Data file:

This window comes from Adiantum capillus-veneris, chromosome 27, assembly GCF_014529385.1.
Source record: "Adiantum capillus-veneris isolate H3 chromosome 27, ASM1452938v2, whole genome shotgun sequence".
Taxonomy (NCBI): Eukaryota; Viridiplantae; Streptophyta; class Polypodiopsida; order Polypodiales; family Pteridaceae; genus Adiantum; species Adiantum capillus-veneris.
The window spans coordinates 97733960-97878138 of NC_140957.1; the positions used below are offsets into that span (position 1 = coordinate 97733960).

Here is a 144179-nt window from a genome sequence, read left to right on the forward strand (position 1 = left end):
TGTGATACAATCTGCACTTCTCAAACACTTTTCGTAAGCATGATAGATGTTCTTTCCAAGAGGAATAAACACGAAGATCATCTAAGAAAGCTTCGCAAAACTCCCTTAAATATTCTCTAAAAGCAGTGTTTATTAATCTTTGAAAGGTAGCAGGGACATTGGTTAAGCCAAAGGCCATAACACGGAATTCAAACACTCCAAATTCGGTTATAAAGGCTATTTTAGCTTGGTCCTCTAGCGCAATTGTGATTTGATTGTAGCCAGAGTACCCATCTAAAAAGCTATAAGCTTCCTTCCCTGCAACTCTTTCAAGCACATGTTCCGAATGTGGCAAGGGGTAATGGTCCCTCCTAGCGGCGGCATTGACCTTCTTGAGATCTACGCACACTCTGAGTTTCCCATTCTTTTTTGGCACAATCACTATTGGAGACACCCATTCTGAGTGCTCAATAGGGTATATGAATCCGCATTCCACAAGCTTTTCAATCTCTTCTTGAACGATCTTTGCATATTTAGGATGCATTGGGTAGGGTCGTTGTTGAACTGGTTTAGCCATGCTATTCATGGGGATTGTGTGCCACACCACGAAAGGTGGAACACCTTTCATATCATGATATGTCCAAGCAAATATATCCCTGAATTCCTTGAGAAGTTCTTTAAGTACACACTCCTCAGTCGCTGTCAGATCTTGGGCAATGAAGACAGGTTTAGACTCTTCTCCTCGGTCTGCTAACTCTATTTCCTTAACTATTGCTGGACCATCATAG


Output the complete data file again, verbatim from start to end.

This window comes from Adiantum capillus-veneris, chromosome 27, assembly GCF_014529385.1.
Source record: "Adiantum capillus-veneris isolate H3 chromosome 27, ASM1452938v2, whole genome shotgun sequence".
Taxonomy (NCBI): Eukaryota; Viridiplantae; Streptophyta; class Polypodiopsida; order Polypodiales; family Pteridaceae; genus Adiantum; species Adiantum capillus-veneris.
The window spans coordinates 97733960-97878138 of NC_140957.1; the positions used below are offsets into that span (position 1 = coordinate 97733960).

Here is a 144179-nt window from a genome sequence, read left to right on the forward strand (position 1 = left end):
TGTGATACAATCTGCACTTCTCAAACACTTTTCGTAAGCATGATAGATGTTCTTTCCAAGAGGAATAAACACGAAGATCATCTAAGAAAGCTTCGCAAAACTCCCTTAAATATTCTCTAAAAGCAGTGTTTATTAATCTTTGAAAGGTAGCAGGGACATTGGTTAAGCCAAAGGCCATAACACGGAATTCAAACACTCCAAATTCGGTTATAAAGGCTATTTTAGCTTGGTCCTCTAGCGCAATTGTGATTTGATTGTAGCCAGAGTACCCATCTAAAAAGCTATAAGCTTCCTTCCCTGCAACTCTTTCAAGCACATGTTCCGAATGTGGCAAGGGGTAATGGTCCCTCCTAGCGGCGGCATTGACCTTCTTGAGATCTACGCACACTCTGAGTTTCCCATTCTTTTTTGGCACAATCACTATTGGAGACACCCATTCTGAGTGCTCAATAGGGTATATGAATCCGCATTCCACAAGCTTTTCAATCTCTTCTTGAACGATCTTTGCATATTTAGGATGCATTGGGTAGGGTCGTTGTTGAACTGGTTTAGCCATGCTATTCATGGGGATTGTGTGCCACACCACGAAAGGTGGAACACCTTTCATATCATGATATGTCCAAGCAAATATATCCCTGAATTCCTTGAGAAGTTCTTTAAGTACACACTCCTCAGTCGCTGTCAGATCTTGGGCAATGAAGACAGGTTTAGACTCTTCTCCTCGGTCTGCTAACTCTATTTCCTTAACTATTGCTGGACCATCATAG